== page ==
Friday, 2 November 2007

America's culture wars spreading to Europe

WILLIAM BUCKLEY, the grand old man of the American right, once argued that a conservative's duty was to stand athwart history shouting “Stop!” So far this special report has argued that modernity has been surprisingly helpful to religion. The reverse is not necessarily true. Pious people are shouting “Stop!” (or at least “Slow down!”) to things liberals regard as progress. The three main battlefields are culture, science and economics.

Such a sweeping generalisation requires an immediate caveat. The three battlefields are reasonably well defined, but the people fighting on them are not. On the secular side, progressive Parisians and New Yorkers may both be modern, but often have very different attitudes to economics. The religious side is even more fragmented. Conservative American churches tend to embrace modern capitalism, but are suspicious of biotechnology and modern culture; by contrast, leftish American evangelicals are much more bothered about globalisation than about stem cells. The technophobic Catholic hierarchy in Europe is mildly hostile to modern culture, science and capitalism, and technophile Muslim fundamentalists loathe all three.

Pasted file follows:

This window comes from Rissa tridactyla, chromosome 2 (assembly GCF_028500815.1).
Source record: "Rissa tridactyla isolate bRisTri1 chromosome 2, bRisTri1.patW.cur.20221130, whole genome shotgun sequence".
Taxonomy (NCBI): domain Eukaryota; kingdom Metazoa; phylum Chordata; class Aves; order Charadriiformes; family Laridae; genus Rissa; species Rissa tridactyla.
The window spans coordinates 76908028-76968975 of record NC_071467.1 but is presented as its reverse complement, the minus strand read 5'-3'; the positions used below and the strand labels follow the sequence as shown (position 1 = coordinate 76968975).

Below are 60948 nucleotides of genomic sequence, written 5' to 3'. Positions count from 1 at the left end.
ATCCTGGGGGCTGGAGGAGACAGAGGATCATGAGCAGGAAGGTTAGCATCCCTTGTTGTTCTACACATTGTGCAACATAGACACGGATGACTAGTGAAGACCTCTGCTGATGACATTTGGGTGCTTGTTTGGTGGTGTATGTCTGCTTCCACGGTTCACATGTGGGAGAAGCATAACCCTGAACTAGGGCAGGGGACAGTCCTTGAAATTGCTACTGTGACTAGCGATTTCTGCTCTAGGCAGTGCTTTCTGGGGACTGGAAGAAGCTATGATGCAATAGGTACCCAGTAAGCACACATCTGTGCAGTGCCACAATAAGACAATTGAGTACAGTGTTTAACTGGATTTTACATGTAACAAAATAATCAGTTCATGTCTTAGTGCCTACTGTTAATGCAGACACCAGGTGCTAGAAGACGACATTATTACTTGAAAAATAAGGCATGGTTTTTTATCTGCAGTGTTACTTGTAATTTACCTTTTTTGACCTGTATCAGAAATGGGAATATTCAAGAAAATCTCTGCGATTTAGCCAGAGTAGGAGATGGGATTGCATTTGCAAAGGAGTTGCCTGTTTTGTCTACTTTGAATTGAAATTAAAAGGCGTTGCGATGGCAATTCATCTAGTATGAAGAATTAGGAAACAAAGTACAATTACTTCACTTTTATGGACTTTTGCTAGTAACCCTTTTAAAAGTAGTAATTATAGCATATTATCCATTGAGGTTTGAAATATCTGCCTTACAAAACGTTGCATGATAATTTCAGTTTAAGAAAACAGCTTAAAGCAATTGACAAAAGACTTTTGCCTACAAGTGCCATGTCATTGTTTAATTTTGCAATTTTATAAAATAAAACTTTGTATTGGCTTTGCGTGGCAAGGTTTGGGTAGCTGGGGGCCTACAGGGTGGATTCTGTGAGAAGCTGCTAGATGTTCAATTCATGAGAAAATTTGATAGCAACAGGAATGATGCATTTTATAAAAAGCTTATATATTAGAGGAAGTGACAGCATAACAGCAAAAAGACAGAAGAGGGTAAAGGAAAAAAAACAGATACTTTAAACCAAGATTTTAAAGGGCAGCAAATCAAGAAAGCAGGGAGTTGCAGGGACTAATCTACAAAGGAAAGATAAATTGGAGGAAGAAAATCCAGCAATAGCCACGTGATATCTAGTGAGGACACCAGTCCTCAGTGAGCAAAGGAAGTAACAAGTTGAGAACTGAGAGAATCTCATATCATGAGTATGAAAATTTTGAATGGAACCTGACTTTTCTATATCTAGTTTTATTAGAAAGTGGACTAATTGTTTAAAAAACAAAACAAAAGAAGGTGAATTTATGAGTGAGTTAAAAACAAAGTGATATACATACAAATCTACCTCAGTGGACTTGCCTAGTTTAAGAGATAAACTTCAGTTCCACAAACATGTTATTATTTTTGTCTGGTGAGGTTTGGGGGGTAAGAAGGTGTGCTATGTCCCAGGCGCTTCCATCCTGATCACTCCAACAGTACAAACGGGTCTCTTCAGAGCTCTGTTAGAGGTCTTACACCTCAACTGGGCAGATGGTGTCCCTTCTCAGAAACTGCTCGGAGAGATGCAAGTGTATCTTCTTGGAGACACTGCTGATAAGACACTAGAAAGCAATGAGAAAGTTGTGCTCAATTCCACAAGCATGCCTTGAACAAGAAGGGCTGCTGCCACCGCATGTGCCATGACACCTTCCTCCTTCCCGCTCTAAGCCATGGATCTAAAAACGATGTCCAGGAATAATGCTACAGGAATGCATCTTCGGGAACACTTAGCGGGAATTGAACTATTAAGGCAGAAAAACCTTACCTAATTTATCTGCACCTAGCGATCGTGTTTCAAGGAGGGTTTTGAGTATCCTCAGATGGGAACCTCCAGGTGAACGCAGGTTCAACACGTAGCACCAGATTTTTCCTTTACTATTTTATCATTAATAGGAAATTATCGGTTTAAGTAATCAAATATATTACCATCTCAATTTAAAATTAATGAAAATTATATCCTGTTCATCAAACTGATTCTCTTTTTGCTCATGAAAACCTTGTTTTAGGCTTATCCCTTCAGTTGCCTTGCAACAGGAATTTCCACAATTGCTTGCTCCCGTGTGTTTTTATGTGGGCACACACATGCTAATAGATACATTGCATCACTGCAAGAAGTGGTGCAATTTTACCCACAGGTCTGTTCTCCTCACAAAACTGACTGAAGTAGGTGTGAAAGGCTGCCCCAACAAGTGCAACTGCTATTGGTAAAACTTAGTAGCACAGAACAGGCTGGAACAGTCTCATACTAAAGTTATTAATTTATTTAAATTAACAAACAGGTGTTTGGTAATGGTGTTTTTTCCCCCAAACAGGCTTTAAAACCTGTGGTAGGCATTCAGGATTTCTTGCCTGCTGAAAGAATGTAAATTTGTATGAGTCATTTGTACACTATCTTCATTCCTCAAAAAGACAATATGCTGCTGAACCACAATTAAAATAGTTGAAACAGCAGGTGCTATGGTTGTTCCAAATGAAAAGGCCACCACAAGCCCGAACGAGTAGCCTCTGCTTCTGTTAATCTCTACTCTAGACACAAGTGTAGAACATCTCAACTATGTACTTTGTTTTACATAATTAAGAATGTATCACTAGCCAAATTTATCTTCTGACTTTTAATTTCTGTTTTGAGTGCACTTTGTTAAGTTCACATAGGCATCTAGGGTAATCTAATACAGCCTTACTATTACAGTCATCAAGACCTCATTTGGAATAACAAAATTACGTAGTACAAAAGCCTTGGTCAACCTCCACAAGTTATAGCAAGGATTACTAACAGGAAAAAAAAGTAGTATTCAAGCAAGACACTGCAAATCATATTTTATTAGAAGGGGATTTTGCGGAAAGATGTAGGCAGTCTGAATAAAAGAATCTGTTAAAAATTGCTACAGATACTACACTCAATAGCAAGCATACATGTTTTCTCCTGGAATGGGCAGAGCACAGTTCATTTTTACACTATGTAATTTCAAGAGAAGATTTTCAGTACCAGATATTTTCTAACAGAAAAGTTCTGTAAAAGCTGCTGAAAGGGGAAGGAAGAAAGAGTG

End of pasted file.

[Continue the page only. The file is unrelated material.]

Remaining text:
Slowly a phenomenon that America knows as “the culture wars” is going global. Abortion, gay marriage, stem cells and euthanasia are popping up all over the place as rallying calls for religious people. In many developed countries politics is increasingly driven by problems of identity and values rather than economics. Read more
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1 comment:

David said...

This quote is the tip of the iseberg. The Economist has a leader and special report on religion and politics.

David Hey
West Yorkshire